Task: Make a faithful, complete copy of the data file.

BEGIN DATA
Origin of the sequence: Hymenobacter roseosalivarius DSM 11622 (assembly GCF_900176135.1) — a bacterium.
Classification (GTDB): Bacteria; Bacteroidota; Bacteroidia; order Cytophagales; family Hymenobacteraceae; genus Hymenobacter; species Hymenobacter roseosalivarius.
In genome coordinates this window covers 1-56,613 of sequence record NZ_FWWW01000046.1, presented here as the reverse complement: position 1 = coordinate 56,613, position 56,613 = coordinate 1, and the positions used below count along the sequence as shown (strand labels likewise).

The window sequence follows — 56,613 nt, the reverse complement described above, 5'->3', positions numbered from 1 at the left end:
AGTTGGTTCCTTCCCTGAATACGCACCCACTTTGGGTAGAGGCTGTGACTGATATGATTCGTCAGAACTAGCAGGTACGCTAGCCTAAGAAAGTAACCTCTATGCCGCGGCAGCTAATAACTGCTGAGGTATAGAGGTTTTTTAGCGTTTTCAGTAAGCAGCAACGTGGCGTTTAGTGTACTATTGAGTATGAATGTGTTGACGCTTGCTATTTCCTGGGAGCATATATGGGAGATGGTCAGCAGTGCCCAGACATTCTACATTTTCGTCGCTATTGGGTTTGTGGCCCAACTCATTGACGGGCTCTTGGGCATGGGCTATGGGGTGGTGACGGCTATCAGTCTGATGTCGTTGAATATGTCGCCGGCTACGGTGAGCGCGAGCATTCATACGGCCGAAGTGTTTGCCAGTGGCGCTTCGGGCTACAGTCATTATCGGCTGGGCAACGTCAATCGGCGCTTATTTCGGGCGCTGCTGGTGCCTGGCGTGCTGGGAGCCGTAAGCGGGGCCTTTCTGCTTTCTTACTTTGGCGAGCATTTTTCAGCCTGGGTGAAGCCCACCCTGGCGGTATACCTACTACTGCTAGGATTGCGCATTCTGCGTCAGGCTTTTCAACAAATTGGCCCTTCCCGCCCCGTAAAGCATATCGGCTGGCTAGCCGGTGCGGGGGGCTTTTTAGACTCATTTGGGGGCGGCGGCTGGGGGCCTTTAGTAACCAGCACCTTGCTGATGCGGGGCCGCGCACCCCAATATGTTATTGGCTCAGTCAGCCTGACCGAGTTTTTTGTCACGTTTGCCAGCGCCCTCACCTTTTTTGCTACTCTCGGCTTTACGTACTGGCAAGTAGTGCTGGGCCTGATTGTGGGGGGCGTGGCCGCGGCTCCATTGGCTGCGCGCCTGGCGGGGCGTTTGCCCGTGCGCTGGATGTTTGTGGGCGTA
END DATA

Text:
Origin of the sequence: Hymenobacter roseosalivarius DSM 11622 (assembly GCF_900176135.1) — a bacterium.
Classification (GTDB): Bacteria; Bacteroidota; Bacteroidia; order Cytophagales; family Hymenobacteraceae; genus Hymenobacter; species Hymenobacter roseosalivarius.
In genome coordinates this window covers 1-56,613 of sequence record NZ_FWWW01000046.1, presented here as the reverse complement: position 1 = coordinate 56,613, position 56,613 = coordinate 1, and the positions used below count along the sequence as shown (strand labels likewise).

The window sequence follows — 56,613 nt, the reverse complement described above, 5'->3', positions numbered from 1 at the left end:
AGTTGGTTCCTTCCCTGAATACGCACCCACTTTGGGTAGAGGCTGTGACTGATATGATTCGTCAGAACTAGCAGGTACGCTAGCCTAAGAAAGTAACCTCTATGCCGCGGCAGCTAATAACTGCTGAGGTATAGAGGTTTTTTAGCGTTTTCAGTAAGCAGCAACGTGGCGTTTAGTGTACTATTGAGTATGAATGTGTTGACGCTTGCTATTTCCTGGGAGCATATATGGGAGATGGTCAGCAGTGCCCAGACATTCTACATTTTCGTCGCTATTGGGTTTGTGGCCCAACTCATTGACGGGCTCTTGGGCATGGGCTATGGGGTGGTGACGGCTATCAGTCTGATGTCGTTGAATATGTCGCCGGCTACGGTGAGCGCGAGCATTCATACGGCCGAAGTGTTTGCCAGTGGCGCTTCGGGCTACAGTCATTATCGGCTGGGCAACGTCAATCGGCGCTTATTTCGGGCGCTGCTGGTGCCTGGCGTGCTGGGAGCCGTAAGCGGGGCCTTTCTGCTTTCTTACTTTGGCGAGCATTTTTCAGCCTGGGTGAAGCCCACCCTGGCGGTATACCTACTACTGCTAGGATTGCGCATTCTGCGTCAGGCTTTTCAACAAATTGGCCCTTCCCGCCCCGTAAAGCATATCGGCTGGCTAGCCGGTGCGGGGGGCTTTTTAGACTCATTTGGGGGCGGCGGCTGGGGGCCTTTAGTAACCAGCACCTTGCTGATGCGGGGCCGCGCACCCCAATATGTTATTGGCTCAGTCAGCCTGACCGAGTTTTTTGTCACGTTTGCCAGCGCCCTCACCTTTTTTGCTACTCTCGGCTTTACGTACTGGCAAGTAGTGCTGGGCCTGATTGTGGGGGGCGTGGCCGCGGCTCCATTGGCTGCGCGCCTGGCGGGGCGTTTGCCCGTGCGCTGGATGTTTGTGGGCGTA